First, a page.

lecture+Influenza+A+(H1N1)

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For More Lectures www.medicalppt.blogspot.com Influenza A (H1N1) National Center for Disease Prevention and Control, DOH ROMEO ALMAZAN BITUIN, MD, MHA Medical Specialist III HEMS Coordinator Dr. Jose Fabella Memorial Hospital Department of Health DISTRIBUTED BY www.medicalppt.blogspot.com
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For More Lectures www.medicalppt.blogspot.com Influenza A (H1N1) Is PANDEMIC Imminent? National Center for Disease Prevention and Control, DOH
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For More Lectures www.medicalppt.blogspot.com Influenza is usually a respiratory infection Transmission Regular person-to-person transmission Primarily through contact with respiratory droplets Transmission from objects (fomites) possible National Center for Disease Prevention and Control, DOH
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For More Lectures www.medicalppt.blogspot.com Transmission of Influenza Limited studies, varying interpretations Contact, droplet, and droplet nuclei (airborne) transmission all likely occur Relative contribution of each unclear Droplet thought most important Coughing, sneezing, talking Most studies either Animals or human experiments under artificial conditions Outbreak investigations – Unclear of infection source National Center for Disease Prevention and Control, DOH
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For More Lectures www.medicalppt.blogspot.com Key Characteristics Communicability Viral shedding can begin 1 day before symptom onset Peak shedding first 3 days of illness Correlates with temperature Subsides usually by 5-7th day in adults can be 10+ days in children Infants, children and the immuno-compromised may shed the virus longer National Center for Disease Prevention and Control, DOH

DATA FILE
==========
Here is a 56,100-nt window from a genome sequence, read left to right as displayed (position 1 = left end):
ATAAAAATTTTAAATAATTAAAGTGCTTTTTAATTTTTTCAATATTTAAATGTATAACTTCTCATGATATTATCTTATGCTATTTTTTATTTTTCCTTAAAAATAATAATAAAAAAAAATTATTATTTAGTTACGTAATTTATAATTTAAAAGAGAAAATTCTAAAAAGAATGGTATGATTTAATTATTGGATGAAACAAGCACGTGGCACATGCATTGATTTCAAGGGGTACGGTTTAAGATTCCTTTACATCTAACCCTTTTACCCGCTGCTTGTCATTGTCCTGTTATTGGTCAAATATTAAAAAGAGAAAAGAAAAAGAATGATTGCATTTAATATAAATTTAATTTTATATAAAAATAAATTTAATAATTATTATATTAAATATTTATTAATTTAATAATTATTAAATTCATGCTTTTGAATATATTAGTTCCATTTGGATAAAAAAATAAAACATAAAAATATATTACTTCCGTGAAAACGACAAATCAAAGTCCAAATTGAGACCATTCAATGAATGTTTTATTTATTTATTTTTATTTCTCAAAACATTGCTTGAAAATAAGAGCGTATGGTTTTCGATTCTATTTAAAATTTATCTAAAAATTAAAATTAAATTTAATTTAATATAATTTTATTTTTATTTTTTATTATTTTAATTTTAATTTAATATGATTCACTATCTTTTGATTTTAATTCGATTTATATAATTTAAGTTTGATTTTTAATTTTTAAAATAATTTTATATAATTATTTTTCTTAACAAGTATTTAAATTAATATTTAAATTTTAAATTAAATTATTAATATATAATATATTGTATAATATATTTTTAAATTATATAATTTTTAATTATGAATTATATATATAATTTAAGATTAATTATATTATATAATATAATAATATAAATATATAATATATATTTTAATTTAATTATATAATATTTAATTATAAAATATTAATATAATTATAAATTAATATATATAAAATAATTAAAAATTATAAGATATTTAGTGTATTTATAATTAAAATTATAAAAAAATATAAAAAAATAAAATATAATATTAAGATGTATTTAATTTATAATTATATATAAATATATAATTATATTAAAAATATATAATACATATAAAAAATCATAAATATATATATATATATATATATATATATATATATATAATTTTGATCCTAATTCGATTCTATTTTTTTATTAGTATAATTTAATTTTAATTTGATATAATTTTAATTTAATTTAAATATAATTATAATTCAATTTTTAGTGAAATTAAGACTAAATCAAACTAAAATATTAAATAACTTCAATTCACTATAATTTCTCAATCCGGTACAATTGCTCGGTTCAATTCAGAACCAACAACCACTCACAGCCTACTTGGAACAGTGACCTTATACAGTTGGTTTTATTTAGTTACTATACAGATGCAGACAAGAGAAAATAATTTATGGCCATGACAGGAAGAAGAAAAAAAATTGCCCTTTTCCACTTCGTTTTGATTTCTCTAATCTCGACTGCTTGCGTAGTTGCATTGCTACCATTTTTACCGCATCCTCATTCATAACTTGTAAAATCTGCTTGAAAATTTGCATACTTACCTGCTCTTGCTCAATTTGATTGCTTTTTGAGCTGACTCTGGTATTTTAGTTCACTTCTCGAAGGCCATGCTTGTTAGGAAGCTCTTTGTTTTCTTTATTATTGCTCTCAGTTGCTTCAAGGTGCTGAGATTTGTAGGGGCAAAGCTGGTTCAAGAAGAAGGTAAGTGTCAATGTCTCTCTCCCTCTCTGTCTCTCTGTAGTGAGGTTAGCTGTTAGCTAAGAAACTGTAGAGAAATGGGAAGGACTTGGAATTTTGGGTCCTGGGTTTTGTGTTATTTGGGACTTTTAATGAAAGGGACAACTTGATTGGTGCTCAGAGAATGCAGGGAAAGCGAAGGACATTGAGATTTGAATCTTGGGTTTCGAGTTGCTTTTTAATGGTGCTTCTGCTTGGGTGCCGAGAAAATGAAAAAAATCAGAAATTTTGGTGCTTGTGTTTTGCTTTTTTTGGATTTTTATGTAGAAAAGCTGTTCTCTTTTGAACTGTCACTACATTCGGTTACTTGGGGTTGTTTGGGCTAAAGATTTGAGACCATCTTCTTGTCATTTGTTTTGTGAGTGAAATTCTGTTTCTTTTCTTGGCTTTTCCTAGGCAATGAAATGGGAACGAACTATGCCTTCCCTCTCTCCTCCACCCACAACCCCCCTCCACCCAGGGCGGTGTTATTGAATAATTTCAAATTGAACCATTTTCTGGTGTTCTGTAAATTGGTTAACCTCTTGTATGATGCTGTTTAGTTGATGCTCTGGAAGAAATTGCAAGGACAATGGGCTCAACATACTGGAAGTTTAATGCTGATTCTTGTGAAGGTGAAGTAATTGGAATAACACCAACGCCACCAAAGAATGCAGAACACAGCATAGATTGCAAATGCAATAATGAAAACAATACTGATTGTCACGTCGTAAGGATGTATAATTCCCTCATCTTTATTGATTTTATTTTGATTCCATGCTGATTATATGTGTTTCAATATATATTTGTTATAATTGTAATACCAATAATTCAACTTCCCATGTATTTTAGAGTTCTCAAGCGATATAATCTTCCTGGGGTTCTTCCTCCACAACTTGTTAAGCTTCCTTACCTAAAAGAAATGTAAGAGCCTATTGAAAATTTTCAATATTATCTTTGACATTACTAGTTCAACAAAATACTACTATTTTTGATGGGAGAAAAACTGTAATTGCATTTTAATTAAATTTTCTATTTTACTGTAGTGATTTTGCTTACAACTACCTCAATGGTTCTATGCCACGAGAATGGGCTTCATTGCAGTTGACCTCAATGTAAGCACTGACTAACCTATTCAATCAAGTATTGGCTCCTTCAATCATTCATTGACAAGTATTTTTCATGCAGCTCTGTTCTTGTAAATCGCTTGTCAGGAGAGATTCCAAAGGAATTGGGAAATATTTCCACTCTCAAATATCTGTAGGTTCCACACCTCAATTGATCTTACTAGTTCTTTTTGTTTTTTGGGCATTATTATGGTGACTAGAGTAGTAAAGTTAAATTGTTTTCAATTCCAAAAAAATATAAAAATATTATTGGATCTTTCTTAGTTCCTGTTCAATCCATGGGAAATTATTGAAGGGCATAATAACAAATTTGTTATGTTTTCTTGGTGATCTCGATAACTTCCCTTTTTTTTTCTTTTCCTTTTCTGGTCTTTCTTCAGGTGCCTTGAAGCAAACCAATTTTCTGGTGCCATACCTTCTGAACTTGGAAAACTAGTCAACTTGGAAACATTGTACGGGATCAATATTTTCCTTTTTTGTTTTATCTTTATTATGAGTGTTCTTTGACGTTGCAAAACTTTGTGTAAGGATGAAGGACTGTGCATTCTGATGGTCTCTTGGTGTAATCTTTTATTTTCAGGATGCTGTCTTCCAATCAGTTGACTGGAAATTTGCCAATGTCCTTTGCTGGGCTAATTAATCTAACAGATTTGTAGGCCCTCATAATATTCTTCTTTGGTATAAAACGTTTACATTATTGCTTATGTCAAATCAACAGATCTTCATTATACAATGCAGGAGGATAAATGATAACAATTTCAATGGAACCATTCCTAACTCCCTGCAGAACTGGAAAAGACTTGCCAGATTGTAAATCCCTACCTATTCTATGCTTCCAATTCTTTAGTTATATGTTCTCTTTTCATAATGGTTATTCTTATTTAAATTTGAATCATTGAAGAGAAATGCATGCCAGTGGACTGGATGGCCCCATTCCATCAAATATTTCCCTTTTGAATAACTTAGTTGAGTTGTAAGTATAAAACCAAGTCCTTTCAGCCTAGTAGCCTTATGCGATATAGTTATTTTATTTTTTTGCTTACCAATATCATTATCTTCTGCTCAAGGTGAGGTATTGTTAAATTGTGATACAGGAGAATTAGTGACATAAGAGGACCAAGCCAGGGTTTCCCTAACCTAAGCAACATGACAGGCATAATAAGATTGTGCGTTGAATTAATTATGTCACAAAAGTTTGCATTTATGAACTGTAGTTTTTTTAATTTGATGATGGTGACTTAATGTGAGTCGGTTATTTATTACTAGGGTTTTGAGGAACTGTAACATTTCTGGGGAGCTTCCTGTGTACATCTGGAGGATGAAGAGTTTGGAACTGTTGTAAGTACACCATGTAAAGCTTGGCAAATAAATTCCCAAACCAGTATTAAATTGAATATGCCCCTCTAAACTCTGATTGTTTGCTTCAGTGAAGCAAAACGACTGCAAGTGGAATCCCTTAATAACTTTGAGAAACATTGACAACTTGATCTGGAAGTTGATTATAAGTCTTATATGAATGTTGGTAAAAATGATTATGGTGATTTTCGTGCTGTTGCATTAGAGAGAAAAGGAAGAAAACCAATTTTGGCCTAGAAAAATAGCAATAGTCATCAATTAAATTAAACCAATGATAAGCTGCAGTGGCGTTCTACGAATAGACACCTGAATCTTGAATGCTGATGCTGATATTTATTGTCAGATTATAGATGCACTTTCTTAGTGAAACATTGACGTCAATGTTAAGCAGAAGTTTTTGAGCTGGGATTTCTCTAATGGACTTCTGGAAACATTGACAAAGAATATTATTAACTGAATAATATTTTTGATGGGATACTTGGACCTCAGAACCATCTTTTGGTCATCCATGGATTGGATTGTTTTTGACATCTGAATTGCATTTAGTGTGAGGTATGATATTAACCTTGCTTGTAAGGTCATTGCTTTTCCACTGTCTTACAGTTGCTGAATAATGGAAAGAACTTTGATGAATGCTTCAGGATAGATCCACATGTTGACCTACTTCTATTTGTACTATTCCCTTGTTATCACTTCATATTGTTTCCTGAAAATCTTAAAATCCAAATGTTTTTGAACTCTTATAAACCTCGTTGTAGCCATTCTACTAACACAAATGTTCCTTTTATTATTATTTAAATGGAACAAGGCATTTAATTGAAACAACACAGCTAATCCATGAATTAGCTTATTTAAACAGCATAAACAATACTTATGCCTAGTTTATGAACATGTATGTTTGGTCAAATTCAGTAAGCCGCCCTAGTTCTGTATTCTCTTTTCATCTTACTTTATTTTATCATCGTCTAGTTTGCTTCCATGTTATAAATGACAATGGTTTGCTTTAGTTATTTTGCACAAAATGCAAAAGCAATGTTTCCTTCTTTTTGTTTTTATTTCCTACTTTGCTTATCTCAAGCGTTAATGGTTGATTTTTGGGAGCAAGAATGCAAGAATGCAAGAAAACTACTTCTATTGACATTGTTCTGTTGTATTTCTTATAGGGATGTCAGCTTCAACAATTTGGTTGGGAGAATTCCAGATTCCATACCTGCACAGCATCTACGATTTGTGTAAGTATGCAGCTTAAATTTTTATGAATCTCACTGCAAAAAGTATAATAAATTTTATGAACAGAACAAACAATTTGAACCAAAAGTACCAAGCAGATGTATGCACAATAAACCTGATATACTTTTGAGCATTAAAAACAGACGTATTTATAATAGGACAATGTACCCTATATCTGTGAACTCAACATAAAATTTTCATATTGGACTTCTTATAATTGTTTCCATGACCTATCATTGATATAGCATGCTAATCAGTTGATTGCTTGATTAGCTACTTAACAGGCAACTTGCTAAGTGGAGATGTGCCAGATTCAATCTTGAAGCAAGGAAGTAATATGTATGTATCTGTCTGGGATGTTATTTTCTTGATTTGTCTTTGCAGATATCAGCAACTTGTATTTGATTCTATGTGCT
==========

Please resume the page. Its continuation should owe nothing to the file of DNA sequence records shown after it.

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For More Lectures www.medicalppt.blogspot.com Incubation period Time from exposure to onset of symptoms 1 to 4 days (average = 2 days) Seasonality In temperate zones, sharp peaks in winter months In tropical zones, circulates year-round with seasonal increases. National Center for Disease Prevention and Control, DOH
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For More Lectures www.medicalppt.blogspot.com Clinical Illness, Seasonal Influenza Abrupt onset Fever and constitutional symptoms: body aches, headaches, fatigue Cough, rhinitis, sore throat GI symptoms and myositis more common in young children Sepsis-like syndrome in infants Complications: viral and bacterial pneumonia, febrile seizures, cardiomyopathy, encephalopathy/encephalitis, worsening underlying chronic conditions National Center for Disease Prevention and Control, DOH
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For More Lectures www.medicalppt.blogspot.com Individuals at Increased Risk for Hospitalizations and Death Elderly > 65 years Children less than two years Certain chronic diseases Heart or lung disease, including asthma Metabolic disease, including diabetes HIV/AIDs, other immuno-suppression Conditions that can compromise respiratory function or the handling of respiratory secretions Pregnant women National Center for Disease Prevention and Control, DOH
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This note was uploaded on 12/27/2011 for the course STEP 1 taught by Professor Dr.aslam during the Fall '11 term at Montgomery College.

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lecture+Influenza+A+(H1N1) - For More Lectures...

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